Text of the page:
Lebanese Islamic militant group Hezbollah said on Friday a "promised" victory was imminent for Syrian government forces and their allies in the city of Aleppo."There are great events taking place now in our region ... (such as) what is happening in Aleppo, and the ramifications of the promised and coming victory for the whole battle in Syria and the region," Hezbollah's leader Sayyed Hassan Nasrallah said in a speech broadcast live by the group's Al Manar TV.The Syrian army, fighting along the Shi'ite terror organization, has pressed an offensive in Aleppo with ground fighting and air strikes in an operation to retake all of the city's besieged rebel-held east that would bring victory in the civil war closer for President Bashar Assad. Shortly after Nasrallah ended his speech, British Foreign Secretary Boris Johnson said that the capture of all of Aleppo by Syrian government forces would not bring peace to Syria because Assad remains hated by millions of his own people. Speaking at the Manama Dialogue security conference in Bahrain, he said if and when the city fell to Assad's forces "it will assuredly be a victory that turns to ashes.""Remember that two-thirds of Syria is currently outside Assad's control and he is still besieging 30 other areas comprising 571,000 poor, tormented inhabitants. Surely to goodness there can be no lasting peace in Syria if that peace is simply reimposed by a man who has engendered such hatred among millions of his own people," Johnson said. Hezbollah also said on Friday that there is no truth to reports it assured Russia there would be no military response to the alleged Israeli strikes on its forces in Syria earlier in the week, according to a Hezbollah statement read out on its Al-Manar TV station.The terror organization said the reports were an "invention.""These reports are a total lie and fabrication," the statement read.
Despite the strong denials, Hezbollah did not explicitly promise an attack, leaving doubt as to whether one will be forthcoming.Meanwhile, The Syrian army declared a ceasefire in several areas around Damascus and the northwestern province of Idlib beginning on Friday evening, but did not say how long the pause in fighting would last.There was no immediate comment from rebels on the truce.The areas affected included the government-besieged town of Madaya near Damascus and Kefraya and al-Foua in Idlib, which are surrounded by insurgents.Russia is heavily backing the Assad regime in the Syrian Civil War, which relies also on the manpower of the Lebanese terror group, in addition to other foreign allies on the ground such as Iran's Al Quds Force.Prime Minister Benjamin Netanyahu has regularly visited and held telephone conversations with Russian President Vladimir Putin in the past year in order to try and secure Israel's interests in the region. With Russia stationing S-300 anti-aircraft missiles in Syria, Israel has been keen to ensure that the system is not used against Israeli planes.A crackdown by Assad on pro-democracy protesters in 2011 sparked a civil war and Islamic State militants have used the chaos to seize territory in Syria and Iraq. Half of Syria's 22 million people have been uprooted and more than 400,000 killed.Zack Pyzer contributed to this article.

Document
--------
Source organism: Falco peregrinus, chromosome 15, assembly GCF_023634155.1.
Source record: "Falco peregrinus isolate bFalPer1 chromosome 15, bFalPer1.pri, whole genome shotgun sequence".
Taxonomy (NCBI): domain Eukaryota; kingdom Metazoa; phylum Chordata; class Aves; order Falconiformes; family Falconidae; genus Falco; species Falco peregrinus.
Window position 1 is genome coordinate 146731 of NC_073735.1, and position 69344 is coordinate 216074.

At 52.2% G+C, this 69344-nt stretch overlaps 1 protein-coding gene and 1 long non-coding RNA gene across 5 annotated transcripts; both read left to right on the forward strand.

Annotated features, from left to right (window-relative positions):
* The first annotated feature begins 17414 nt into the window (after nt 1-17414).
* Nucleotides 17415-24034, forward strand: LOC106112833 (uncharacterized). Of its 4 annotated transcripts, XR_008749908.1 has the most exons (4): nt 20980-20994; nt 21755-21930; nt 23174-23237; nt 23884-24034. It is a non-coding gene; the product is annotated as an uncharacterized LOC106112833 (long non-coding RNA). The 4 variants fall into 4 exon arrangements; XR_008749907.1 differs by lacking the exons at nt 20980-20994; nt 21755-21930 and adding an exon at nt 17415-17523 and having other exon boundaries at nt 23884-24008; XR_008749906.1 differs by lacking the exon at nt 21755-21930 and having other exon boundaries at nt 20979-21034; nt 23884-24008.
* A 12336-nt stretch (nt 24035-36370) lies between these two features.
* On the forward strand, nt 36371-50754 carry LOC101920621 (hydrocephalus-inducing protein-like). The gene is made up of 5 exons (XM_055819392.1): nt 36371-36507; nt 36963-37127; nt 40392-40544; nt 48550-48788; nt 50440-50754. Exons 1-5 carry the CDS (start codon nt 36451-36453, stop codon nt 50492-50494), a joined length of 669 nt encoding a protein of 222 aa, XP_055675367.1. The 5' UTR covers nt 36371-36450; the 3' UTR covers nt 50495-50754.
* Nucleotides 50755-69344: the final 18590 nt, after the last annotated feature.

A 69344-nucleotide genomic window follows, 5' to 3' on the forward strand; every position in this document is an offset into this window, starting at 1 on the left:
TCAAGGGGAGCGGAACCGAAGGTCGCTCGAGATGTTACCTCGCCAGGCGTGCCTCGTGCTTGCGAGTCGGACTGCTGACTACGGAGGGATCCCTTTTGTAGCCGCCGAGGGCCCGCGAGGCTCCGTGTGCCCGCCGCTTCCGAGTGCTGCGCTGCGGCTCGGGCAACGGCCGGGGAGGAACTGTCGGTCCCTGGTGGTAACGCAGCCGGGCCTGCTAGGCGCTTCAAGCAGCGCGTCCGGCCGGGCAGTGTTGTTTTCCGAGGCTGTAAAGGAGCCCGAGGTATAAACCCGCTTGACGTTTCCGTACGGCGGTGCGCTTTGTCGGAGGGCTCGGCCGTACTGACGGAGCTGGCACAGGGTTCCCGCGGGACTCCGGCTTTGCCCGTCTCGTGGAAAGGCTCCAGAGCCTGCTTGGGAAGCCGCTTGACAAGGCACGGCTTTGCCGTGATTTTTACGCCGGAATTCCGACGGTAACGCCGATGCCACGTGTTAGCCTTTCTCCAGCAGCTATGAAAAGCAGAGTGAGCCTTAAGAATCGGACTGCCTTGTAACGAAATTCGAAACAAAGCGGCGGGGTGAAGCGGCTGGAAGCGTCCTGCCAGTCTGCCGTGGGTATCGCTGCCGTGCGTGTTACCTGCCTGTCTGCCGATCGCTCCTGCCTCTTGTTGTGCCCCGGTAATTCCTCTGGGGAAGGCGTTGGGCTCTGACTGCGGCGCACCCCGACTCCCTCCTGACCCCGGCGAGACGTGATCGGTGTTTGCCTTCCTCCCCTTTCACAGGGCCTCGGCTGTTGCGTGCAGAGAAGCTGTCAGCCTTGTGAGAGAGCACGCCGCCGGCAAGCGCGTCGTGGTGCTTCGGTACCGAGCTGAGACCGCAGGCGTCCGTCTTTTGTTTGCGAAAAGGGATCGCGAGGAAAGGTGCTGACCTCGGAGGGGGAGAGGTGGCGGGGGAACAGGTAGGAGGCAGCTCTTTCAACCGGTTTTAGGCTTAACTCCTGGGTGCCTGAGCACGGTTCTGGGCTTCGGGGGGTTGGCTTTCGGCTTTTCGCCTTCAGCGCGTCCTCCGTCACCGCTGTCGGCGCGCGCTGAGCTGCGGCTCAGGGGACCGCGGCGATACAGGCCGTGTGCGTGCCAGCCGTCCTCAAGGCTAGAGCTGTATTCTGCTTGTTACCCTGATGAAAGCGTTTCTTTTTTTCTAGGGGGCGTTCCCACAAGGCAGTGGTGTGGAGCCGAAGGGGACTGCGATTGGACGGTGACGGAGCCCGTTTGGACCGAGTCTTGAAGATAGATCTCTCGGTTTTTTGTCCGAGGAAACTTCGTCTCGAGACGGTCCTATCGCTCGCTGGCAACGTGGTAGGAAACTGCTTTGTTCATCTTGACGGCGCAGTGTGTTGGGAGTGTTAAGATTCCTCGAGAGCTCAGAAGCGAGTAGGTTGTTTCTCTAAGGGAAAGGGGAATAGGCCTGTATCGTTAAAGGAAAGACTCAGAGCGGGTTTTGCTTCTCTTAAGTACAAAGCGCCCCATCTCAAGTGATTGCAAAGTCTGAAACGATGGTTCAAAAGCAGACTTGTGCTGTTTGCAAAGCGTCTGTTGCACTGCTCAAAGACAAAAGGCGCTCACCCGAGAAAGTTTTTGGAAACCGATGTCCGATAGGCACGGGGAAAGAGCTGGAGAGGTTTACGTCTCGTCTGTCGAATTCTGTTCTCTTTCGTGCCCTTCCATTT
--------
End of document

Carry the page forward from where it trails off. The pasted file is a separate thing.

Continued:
The toll of the Syrian Civil War on civilians in Aleppo, Syria